Cleveland Police Chief Calvin Williams said the white Ford Fusion Steve Stephens was driving after posting a video to Facebook of him fatally shooting a man in Cleveland does not have a Global Positioning System.
"Of course, that's the first thing we've looked at," Williams said during a press conference Tuesday.
The search for the 37-year-old, which is now nation-wide, continues. Officials said they have received about 400 tips from across the country. Some are from as far away as Texas, police said.
Stephens randomly shot Robert Godwin Sr., 74, along East 93rd Street on Sunday. He then posted a video of the shooting to his personal Facebook account. He also posted a Facebook Live video bragging about killing more than a dozen people and blaming his actions on his ex-girlfriend, his mother, debts, and more. Cleveland Police have not confirmed whether his claim of killing multiple people is true.
On Sunday night, a "ping" from Stephens' cell phone was detected near Erie, Pa. There have also been numerous sightings reported, but none of them have been confirmed. Officials said that there have not been any hits on Stephens' temporary plates: E363630.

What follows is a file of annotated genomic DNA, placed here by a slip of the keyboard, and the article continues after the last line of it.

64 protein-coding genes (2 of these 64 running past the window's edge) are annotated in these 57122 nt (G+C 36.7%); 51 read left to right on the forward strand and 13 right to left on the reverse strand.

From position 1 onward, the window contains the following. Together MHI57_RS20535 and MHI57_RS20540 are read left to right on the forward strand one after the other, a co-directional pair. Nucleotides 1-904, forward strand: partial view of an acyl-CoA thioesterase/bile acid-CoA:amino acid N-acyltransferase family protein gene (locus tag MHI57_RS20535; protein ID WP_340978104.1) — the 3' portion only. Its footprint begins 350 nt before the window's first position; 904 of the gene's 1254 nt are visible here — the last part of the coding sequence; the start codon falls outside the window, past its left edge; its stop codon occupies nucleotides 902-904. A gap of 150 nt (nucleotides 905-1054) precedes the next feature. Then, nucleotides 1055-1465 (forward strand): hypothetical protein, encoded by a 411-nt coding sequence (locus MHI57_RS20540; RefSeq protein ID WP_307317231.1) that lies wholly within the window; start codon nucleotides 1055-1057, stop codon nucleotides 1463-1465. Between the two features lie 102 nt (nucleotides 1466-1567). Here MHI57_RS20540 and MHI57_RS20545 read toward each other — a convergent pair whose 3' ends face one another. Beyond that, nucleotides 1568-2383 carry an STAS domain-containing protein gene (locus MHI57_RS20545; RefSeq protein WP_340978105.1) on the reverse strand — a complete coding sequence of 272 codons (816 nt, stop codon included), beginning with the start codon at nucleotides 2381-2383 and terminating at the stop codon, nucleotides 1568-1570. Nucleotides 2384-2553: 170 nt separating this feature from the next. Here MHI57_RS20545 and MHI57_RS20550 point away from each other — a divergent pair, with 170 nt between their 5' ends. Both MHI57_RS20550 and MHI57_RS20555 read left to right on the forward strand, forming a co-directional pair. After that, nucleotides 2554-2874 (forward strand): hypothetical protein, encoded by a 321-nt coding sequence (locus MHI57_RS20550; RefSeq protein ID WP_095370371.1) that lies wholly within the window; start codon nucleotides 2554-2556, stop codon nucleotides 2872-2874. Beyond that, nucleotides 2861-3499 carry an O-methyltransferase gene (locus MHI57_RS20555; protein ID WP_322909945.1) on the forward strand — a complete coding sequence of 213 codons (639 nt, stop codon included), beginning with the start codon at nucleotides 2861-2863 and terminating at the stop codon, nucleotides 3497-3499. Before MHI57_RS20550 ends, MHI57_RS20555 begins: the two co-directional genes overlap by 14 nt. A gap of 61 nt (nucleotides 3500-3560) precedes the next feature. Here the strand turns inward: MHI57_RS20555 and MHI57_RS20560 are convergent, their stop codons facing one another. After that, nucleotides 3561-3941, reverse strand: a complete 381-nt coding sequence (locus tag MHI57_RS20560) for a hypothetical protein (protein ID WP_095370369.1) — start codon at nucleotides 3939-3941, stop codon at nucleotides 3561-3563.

Some Cleveland and suburban police and Ohio Highway Patrol vehicles are equipped with “plate readers” that can scan license tags of every vehicle that passes by. Indiana and New York police have plate readers. Pennsylvania does not. Michigan state police say they have plate readers that are fixed, monitoring traffic coming in and out of the state.
Police are also appealing directly to the public, flashing information on electronic highway signs, urging drivers to keep on the lookout for Stephens and his vehicle. From the ground to the air, the search for Stephens includes Cleveland Choppers. At night, they are using infrared cameras.
Below Reporter Damon Maloney talks about what was said at the Tuesday morning press conference.
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